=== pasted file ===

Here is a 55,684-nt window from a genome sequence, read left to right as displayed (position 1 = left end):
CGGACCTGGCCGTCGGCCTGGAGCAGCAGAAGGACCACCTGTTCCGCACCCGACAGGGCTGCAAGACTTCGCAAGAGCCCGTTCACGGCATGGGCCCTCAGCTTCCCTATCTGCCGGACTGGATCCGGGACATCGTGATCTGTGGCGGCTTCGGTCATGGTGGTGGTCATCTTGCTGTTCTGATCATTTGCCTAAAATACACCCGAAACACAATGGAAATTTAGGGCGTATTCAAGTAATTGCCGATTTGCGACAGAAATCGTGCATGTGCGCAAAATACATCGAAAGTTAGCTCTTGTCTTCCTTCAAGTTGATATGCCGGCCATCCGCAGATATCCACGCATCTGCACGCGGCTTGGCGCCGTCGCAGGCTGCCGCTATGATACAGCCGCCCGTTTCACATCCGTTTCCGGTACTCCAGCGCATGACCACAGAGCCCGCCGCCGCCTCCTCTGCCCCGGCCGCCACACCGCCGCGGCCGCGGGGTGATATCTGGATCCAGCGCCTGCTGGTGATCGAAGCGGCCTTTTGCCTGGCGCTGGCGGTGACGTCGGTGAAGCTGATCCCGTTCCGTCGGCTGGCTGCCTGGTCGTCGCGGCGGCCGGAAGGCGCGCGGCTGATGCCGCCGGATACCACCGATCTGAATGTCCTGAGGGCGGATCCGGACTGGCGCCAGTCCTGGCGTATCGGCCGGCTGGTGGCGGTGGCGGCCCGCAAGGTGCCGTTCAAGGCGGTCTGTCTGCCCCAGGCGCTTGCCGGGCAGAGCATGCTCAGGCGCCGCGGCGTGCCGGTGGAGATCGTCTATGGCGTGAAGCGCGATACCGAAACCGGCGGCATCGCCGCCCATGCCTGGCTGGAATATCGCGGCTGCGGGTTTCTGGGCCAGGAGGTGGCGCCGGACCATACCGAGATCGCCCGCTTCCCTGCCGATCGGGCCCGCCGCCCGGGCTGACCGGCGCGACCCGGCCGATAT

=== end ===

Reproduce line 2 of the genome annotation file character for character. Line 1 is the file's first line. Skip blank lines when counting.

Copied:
CGGACCTGGCCGTCGGCCTGGAGCAGCAGAAGGACCACCTGTTCCGCACCCGACAGGGCTGCAAGACTTCGCAAGAGCCCGTTCACGGCATGGGCCCTCAGCTTCCCTATCTGCCGGACTGGATCCGGGACATCGTGATCTGTGGCGGCTTCGGTCATGGTGGTGGTCATCTTGCTGTTCTGATCATTTGCCTAAAATACACCCGAAACACAATGGAAATTTAGGGCGTATTCAAGTAATTGCCGATTTGCGACAGAAATCGTGCATGTGCGCAAAATACATCGAAAGTTAGCTCTTGTCTTCCTTCAAGTTGATATGCCGGCCATCCGCAGATATCCACGCATCTGCACGCGGCTTGGCGCCGTCGCAGGCTGCCGCTATGATACAGCCGCCCGTTTCACATCCGTTTCCGGTACTCCAGCGCATGACCACAGAGCCCGCCGCCGCCTCCTCTGCCCCGGCCGCCACACCGCCGCGGCCGCGGGGTGATATCTGGATCCAGCGCCTGCTGGTGATCGAAGCGGCCTTTTGCCTGGCGCTGGCGGTGACGTCGGTGAAGCTGATCCCGTTCCGTCGGCTGGCTGCCTGGTCGTCGCGGCGGCCGGAAGGCGCGCGGCTGATGCCGCCGGATACCACCGATCTGAATGTCCTGAGGGCGGATCCGGACTGGCGCCAGTCCTGGCGTATCGGCCGGCTGGTGGCGGTGGCGGCCCGCAAGGTGCCGTTCAAGGCGGTCTGTCTGCCCCAGGCGCTTGCCGGGCAGAGCATGCTCAGGCGCCGCGGCGTGCCGGTGGAGATCGTCTATGGCGTGAAGCGCGATACCGAAACCGGCGGCATCGCCGCCCATGCCTGGCTGGAATATCGCGGCTGCGGGTTTCTGGGCCAGGAGGTGGCGCCGGACCATACCGAGATCGCCCGCTTCCCTGCCGATCGGGCCCGCCGCCCGGGCTGACCGGCGCGACCCGGCCGATAT